June 29, 2009 News and Rumors Roundup Part #2
Yao could miss entire season with foot injury
The Knicks can entertain sign-and-trade discussions involving both Lee and RobinsonYao could miss entire season with foot injury
JONATHAN FEIGEN – Houston Chronicle
Rockets center Yao Ming’s left foot injury could be severe enough to be season ending or even career-threatening depending on the success of potential treatments chosen, Rockets team physician Tom Clanton said Monday.
"At this point, the injury has the potential for him missing this next season and could be career threatening," Clanton said. "One of the things we are trying to get is a consensus opinion on that, to make certain there is no option we are overlooking that would provide an earlier return or would be an option for treatment that he would prefer rather than doing additional surgery."
Clanton, responding to a story on Yahoo Sports that reported that the Rockets and Yao representatives are concerned Yao will never play again, said that Yao could choose to try again to immobilize the foot in the hopes that the hairline fracture of the tarsal navicular bone would heal on its own, as several of his previous bone injuries have and doctors expected this time.
"We are not going to comment," Rockets general manager Daryl Morey said, "until we have all the facts."
Yao is scheduled to meet with several specialists to consider a wide variety of options. Clanton declined to say what option he expects to recommend.
The Knicks can entertain sign-and-trade discussions involving both Lee and Robinson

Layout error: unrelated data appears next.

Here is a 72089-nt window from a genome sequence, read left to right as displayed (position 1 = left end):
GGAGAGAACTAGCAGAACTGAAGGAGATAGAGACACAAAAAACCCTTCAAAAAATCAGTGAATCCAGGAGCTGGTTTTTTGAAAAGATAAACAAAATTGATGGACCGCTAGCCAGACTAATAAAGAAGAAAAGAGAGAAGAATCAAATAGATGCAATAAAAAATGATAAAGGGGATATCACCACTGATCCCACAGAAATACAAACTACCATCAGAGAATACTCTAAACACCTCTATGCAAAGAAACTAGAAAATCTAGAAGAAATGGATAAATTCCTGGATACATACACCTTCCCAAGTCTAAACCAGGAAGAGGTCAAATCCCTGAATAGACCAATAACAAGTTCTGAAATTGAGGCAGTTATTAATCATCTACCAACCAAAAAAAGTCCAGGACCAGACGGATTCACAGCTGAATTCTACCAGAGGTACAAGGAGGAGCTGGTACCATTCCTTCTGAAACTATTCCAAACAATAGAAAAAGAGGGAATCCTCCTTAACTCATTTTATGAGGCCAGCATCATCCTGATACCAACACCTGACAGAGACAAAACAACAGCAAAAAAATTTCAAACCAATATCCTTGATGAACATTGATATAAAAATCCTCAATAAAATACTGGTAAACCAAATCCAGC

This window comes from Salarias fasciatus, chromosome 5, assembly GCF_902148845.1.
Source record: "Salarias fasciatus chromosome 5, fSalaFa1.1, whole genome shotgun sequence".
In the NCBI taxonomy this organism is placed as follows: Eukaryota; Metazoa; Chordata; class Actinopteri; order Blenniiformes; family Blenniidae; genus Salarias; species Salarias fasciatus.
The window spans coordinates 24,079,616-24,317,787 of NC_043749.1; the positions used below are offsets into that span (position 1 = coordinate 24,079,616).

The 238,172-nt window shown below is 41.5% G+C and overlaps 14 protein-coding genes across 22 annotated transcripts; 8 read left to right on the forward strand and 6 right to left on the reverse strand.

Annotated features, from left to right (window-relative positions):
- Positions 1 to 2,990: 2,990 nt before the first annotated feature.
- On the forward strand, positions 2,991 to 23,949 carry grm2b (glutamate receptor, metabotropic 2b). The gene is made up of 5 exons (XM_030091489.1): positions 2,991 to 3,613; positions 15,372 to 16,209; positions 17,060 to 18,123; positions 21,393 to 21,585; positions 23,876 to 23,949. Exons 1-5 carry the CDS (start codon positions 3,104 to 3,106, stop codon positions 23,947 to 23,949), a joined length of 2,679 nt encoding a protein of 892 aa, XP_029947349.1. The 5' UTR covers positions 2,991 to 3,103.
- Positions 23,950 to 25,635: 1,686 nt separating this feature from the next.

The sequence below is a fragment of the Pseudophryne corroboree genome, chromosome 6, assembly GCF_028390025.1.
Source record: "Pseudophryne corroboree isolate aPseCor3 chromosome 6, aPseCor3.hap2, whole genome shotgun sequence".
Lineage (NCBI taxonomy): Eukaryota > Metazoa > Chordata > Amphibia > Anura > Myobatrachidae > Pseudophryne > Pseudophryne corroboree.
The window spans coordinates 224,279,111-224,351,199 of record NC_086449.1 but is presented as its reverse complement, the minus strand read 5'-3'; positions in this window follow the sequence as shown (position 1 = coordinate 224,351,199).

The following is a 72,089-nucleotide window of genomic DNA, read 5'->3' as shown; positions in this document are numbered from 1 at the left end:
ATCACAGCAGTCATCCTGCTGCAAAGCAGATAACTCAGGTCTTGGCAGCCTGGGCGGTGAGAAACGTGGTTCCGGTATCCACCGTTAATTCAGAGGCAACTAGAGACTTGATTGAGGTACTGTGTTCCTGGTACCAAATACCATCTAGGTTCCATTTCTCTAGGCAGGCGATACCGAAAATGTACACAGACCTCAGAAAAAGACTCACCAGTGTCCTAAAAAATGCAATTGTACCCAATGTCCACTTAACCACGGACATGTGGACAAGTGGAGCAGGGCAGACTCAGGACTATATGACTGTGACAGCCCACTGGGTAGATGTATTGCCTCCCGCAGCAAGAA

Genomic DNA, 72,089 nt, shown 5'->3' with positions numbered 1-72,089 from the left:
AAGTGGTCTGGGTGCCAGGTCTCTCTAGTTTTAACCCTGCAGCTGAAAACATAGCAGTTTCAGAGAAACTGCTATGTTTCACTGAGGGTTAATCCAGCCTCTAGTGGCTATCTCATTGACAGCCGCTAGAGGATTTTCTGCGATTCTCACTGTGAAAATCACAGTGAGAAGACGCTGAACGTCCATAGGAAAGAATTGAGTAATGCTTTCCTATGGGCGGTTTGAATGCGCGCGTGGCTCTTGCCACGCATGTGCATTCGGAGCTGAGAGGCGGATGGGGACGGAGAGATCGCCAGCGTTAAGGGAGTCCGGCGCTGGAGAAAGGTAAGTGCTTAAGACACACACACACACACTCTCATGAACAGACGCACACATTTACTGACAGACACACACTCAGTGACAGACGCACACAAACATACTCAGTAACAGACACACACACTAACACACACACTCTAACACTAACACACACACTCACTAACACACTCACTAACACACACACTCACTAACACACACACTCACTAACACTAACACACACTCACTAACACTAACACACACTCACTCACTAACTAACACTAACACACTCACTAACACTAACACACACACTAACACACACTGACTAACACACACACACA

The Knicks can entertain sign-and-trade discussions involving both Lee and Robinson on July 9, after the seven-day moratorium. There is expected to be a strong market for Lee, who led the NBA with 62 double-doubles, and there are teams with cap space that have an interest. The Pistons could attempt to sign him to an offer sheet if they do not go after Carlos Boozer and the Trail Blazers are also said to be in hot pursuit, but more likely in a sign-and-trade scenario.
For the Knicks to keep him, Lee and his agent, Mark Bartelstein, would likely have to agree to a back-loaded deal to protect the cap space in 2010. Walsh would also have to first find a way to move either Eddy Curry ($11.2 million against the cap in 2010-11) or Jared Jeffries ($6.8 million) off the roster to offset Lee’s contract, which could command up to $8 million per year or more. Consider the range of these comparables: Troy Murphy ($11 million), Andris Biedrins ($9 million) and Udonis Haslem ($7.1 million).
Paul Millsap, a restricted free agent with the Jazz, is said to be waiting for Lee to set the market for himself.
Robinson won’t command nearly as much in salary, but his popularity as an electrifying 5-9 guard and two-time Slam Dunk champion could be valuable as an attraction in some small markets. According to one league source, the Lakers inquired about Robinson’s availability after his 33-point performance at the Staples Center on Dec. 16. Kobe Bryant has expressed adoration for Robinson and owner Jerry Buss was said to be smitten after that game. The Sacramento Kings also were close to a deal for Robinson and Jeffries before the trade deadline and there are indications that the deal could still take place this summer.
Robinson had a breakthrough season statistically – career-high 17.2 points per game – but his ball-dominating, one-on-one mentality does not fit well in Mike D’Antoni’s system. The Knicks drafted a rugged point guard, Toney Douglas, the 29th overall pick on Thursday and are also in the market for a starting point guard with the plan to move Chris Duhon to a backup role this season.
The same could be said about Lee’s future with the selection of Jordan Hill with the eighth overall pick. The 6-10 Hill is a solid rebounder who has a good mid-range game and, unlike Lee, is a bona fide shot blocker. But the best-case scenario would be to be able to play them together and have some depth in the frontcourt.